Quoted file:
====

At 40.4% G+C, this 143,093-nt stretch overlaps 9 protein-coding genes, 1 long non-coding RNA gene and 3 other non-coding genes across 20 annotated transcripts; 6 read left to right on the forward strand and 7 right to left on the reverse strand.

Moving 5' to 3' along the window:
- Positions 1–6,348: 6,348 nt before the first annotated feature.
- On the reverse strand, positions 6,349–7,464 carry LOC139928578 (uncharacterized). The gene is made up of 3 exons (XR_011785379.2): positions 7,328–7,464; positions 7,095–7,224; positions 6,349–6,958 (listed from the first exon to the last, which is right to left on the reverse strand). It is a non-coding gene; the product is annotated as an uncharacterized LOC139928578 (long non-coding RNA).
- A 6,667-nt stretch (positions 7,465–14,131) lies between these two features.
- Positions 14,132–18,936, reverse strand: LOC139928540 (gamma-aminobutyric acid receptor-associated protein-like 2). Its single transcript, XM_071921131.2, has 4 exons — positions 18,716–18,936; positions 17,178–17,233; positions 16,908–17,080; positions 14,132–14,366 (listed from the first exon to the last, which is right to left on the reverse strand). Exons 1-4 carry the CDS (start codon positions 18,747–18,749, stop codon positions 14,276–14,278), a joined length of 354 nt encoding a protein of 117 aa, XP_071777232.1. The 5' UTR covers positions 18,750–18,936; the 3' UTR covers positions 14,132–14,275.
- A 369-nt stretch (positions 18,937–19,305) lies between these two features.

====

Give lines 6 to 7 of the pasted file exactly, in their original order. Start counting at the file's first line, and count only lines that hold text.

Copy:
- Positions 14,132–18,936, reverse strand: LOC139928540 (gamma-aminobutyric acid receptor-associated protein-like 2). Its single transcript, XM_071921131.2, has 4 exons — positions 18,716–18,936; positions 17,178–17,233; positions 16,908–17,080; positions 14,132–14,366 (listed from the first exon to the last, which is right to left on the reverse strand). Exons 1-4 carry the CDS (start codon positions 18,747–18,749, stop codon positions 14,276–14,278), a joined length of 354 nt encoding a protein of 117 aa, XP_071777232.1. The 5' UTR covers positions 18,750–18,936; the 3' UTR covers positions 14,132–14,275.
- A 369-nt stretch (positions 18,937–19,305) lies between these two features.